The Challenge

Confession: I didn’t make a website to write a blog.

I just wanted to post my art on a professional platform. I had full intentions to avoid the whole blog part of it, if I’m being honest. Half of the reason, I suppose, is because I was not, and in fact am still not, convinced that anyone would want to read it. The other half is because I didn’t think I’d actually have anything to say.

Staring at a blank screen can be intimidating. Though lifeless, it seems to stare back. And be really judgy.

Then it dawned on me that a blank canvas or sketch pad can have the same effect. There’s the initial hurdle of not losing my imagination the second I’ve sharpened my graphite. Then making sense of my brain, translating that into one image, and planning color themes to quite literally set the tone my mind is speaking in. For me, the most challenging aspect of painting is leaving the emotions or memories with the drying paint so that they can then stir a true reaction within the viewer. Drawing is remarkably easier for me to convey emotion, only much more difficult to nail in terms of perspective and proportion. When I first started drawing and painting, each of these challenges felt like a brick that, when combined, could form the Great Wall of China.

But that’s really only the warm-up, isn’t it? Because even after managing to burst through the Great Wall itself, would anyone want to see my art? Could I ever be validated as a true artist whose work could do more than scratch the service and do more than take up space on a wall?

ver the years I’ve made a lot of unique home decor. It’s mostly received a lot of attention and strong feedback. But this endeavor is different somehow. Many of my craft pieces are made of trash or scrap paper. They’re not meant to provoke.

For example, the dragonfly is a great piece. (Learn how to make it here in a free step-by-step tutorial.) It’s unique, original, massive in size (appx. 56 x 40 inches) and a conversation piece. But that’s about it. I didn’t have to challenge my mind to make this.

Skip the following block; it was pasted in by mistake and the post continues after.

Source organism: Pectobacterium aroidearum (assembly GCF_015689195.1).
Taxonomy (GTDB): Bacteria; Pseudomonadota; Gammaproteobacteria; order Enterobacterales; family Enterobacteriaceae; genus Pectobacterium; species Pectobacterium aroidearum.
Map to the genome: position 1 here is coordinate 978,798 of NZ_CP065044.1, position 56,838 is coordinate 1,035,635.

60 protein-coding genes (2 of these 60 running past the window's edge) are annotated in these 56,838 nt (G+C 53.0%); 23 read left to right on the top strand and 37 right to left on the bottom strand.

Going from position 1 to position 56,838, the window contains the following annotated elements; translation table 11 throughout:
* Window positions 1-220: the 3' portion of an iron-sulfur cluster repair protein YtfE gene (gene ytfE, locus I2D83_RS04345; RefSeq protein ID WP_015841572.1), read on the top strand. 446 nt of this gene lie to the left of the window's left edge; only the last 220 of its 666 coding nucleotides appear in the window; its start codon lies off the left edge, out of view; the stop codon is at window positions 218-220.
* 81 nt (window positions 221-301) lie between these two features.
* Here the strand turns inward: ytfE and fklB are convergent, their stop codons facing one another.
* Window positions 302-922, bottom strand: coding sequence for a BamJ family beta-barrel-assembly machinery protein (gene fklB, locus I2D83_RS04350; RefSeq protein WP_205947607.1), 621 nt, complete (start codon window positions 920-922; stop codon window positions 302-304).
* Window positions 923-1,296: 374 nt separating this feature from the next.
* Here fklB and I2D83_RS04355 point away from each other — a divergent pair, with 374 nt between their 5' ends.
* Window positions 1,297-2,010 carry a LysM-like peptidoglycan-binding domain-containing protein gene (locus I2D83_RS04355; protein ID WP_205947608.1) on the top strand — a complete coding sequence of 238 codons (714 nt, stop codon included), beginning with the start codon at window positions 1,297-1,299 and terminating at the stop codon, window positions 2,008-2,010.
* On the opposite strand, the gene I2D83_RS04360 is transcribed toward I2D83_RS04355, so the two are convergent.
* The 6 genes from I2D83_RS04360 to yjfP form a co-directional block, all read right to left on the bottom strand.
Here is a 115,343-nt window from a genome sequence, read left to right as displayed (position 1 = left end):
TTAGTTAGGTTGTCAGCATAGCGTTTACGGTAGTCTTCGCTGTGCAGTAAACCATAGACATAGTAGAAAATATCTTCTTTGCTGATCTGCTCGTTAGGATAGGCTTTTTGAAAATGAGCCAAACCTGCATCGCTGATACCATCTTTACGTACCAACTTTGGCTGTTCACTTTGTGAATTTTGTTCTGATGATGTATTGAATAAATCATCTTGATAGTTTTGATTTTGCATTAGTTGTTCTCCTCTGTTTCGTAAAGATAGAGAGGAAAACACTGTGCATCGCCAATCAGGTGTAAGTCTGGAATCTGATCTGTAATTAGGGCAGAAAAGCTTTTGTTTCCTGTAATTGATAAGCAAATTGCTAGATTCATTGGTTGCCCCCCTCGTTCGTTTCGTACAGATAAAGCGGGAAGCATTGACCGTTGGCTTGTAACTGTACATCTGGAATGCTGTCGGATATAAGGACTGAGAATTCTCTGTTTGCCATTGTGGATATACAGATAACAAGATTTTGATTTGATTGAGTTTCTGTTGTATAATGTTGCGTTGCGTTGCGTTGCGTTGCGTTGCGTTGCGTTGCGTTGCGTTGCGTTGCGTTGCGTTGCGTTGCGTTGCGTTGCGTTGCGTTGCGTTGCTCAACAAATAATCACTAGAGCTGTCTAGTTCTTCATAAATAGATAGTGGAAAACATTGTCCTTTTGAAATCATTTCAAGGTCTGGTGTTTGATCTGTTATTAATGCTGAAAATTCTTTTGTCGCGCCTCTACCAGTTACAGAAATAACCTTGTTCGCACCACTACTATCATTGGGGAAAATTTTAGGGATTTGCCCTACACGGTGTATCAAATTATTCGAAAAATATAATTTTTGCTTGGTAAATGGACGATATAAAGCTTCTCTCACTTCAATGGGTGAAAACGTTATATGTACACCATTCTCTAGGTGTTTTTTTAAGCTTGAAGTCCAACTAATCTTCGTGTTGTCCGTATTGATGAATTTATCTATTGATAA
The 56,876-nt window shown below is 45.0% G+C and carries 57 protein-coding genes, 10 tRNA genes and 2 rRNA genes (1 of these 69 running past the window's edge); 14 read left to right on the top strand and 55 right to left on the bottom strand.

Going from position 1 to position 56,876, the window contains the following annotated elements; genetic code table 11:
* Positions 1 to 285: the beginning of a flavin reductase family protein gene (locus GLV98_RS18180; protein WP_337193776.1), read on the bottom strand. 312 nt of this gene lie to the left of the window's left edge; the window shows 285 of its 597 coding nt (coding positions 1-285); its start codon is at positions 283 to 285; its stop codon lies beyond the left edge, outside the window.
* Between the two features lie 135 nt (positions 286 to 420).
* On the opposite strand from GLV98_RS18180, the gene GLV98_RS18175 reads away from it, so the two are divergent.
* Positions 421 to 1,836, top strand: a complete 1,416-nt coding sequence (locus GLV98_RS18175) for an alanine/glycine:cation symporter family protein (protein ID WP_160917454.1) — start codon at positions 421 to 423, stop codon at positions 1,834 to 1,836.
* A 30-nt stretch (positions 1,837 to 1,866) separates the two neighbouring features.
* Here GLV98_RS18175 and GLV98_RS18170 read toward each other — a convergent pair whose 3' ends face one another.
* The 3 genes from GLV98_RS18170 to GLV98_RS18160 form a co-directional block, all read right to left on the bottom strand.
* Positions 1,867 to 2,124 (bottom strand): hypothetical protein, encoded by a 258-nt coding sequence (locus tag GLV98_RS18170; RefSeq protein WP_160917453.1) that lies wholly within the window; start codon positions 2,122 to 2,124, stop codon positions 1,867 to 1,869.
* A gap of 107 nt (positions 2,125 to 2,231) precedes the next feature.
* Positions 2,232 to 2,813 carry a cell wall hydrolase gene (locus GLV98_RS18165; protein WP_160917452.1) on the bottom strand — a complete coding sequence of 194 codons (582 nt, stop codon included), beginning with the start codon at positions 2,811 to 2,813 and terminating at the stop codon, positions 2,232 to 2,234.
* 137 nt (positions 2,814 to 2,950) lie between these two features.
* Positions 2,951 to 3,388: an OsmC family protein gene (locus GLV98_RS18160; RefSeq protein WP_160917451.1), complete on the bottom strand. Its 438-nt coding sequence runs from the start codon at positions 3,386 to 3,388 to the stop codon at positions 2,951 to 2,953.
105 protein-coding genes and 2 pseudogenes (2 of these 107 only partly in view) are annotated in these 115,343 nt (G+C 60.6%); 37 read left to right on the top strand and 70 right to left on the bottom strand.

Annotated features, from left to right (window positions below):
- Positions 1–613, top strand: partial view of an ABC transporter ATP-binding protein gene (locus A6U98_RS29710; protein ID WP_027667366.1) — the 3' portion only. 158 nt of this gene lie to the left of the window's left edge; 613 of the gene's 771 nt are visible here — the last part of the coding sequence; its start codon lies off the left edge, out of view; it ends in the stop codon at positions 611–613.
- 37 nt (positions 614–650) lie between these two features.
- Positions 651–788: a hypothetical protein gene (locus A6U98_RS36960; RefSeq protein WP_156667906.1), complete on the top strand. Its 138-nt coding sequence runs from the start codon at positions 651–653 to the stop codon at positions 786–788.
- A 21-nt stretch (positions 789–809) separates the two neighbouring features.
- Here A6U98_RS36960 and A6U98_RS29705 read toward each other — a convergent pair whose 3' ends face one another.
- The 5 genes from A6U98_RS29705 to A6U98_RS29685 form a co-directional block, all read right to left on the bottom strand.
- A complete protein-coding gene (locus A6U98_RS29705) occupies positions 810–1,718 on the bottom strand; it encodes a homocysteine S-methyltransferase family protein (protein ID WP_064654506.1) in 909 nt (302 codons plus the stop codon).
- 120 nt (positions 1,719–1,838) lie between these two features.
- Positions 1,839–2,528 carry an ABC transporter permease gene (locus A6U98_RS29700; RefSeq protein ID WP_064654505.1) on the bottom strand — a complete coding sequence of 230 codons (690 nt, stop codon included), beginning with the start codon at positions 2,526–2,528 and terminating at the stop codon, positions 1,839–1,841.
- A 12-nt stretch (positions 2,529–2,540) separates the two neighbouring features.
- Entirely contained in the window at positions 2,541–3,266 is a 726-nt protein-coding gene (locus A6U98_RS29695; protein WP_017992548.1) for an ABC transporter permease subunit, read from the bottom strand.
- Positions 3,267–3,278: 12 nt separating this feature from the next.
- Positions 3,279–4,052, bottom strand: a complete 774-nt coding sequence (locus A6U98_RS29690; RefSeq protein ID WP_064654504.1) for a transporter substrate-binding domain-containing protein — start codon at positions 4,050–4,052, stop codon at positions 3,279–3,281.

Looking back, I actually made the this and most other decor out of necessity. When you have no money and bare walls, you have to improvise. I know, I know… home decor a necessity? My answer is yes. Yes it is.

Drawing and painting take true skill. What an artist puts on canvas is much more personal than gluing toilet paper rolls (even if the outcome of TP rolls is pretty badass).

So back to the million dollar question – will my hard work and personal investment in art have the same positive reaction that the toilet paper rolls had?

The reality is I have absolutely no clue. At least not yet. As disappointing as that may sound, I suddenly found that I don’t give a damn … well, okay, maybe a little one.

So, I cautiously plunged in. I devoured articles, books and tutorials by the dozen. And I haven’t stopped since. It has become easier, though. As my skill has grown, the content and quality of lessons has also grown exponentially. I’m also able to work much faster, often taking only an hour or two for drawings that took several hours spanned over several days on the first couple of attempts.

Initially, whenever I’d see a portrait drawing so lifelike it could pass as photography or a painting with color depth and composition so harmonic it could make me forget for a moment that everything else in the world is still moving, I would let out one loud ‘HA!’ followed by a long slew of grumblings peppered with f-bombs that were as inventive as they were numerous. It might seem an odd reaction, and you’re right, but remember, the socially awkward are called that for a reason.

This particular ‘HA!’ really isn’t funny as I write this now. I laughed because I thought — no, I knew — that something so beautiful and moving could never come from my hands, from my stunted imagination. My work would likely max out at about the same level as the overly contrasted, never blended pieces people produce in those classes where you get schnockered on wine while following a simple, generic tutorials.

I am not snubbing those classes – they’re actually a lot of fun. But art that reaches inside you and draws out forgotten emotions, provokes every sense all at once, makes your mind race but go blank at the same time… has never been created within those walls. At least not while wafting the scent of white privilege and Pinot Grigio.

Over time, I began conquering each subject matter I thought I’d never thought possible. I was finding my own artistic voice and style, which is something not located in any other studio but my own.

I finally discovered that I was painting for me rather than for an audience.

Now, if you’re still with me, you’ll likely be relieved to know that I don’t plan to for the blog section to be a bunch of dear diary drivel, as I’ve done here. I hope to share some tips and insights I’ve picked up on my journey and that in turn, help another aspiring artist climb over their Great Wall.

Wish me luck!

If I could say it in words there would be no reason to paint.

Edward Hopper

By Willow Artistry by Christine Wueste

I’ve been crafting my home decor and artwork since I traded my bassinet walls for the real deal. Painting and paper art are my favorites and make up the bulk of my listed pieces. I hope you enjoy my pieces as much as enjoy making them!

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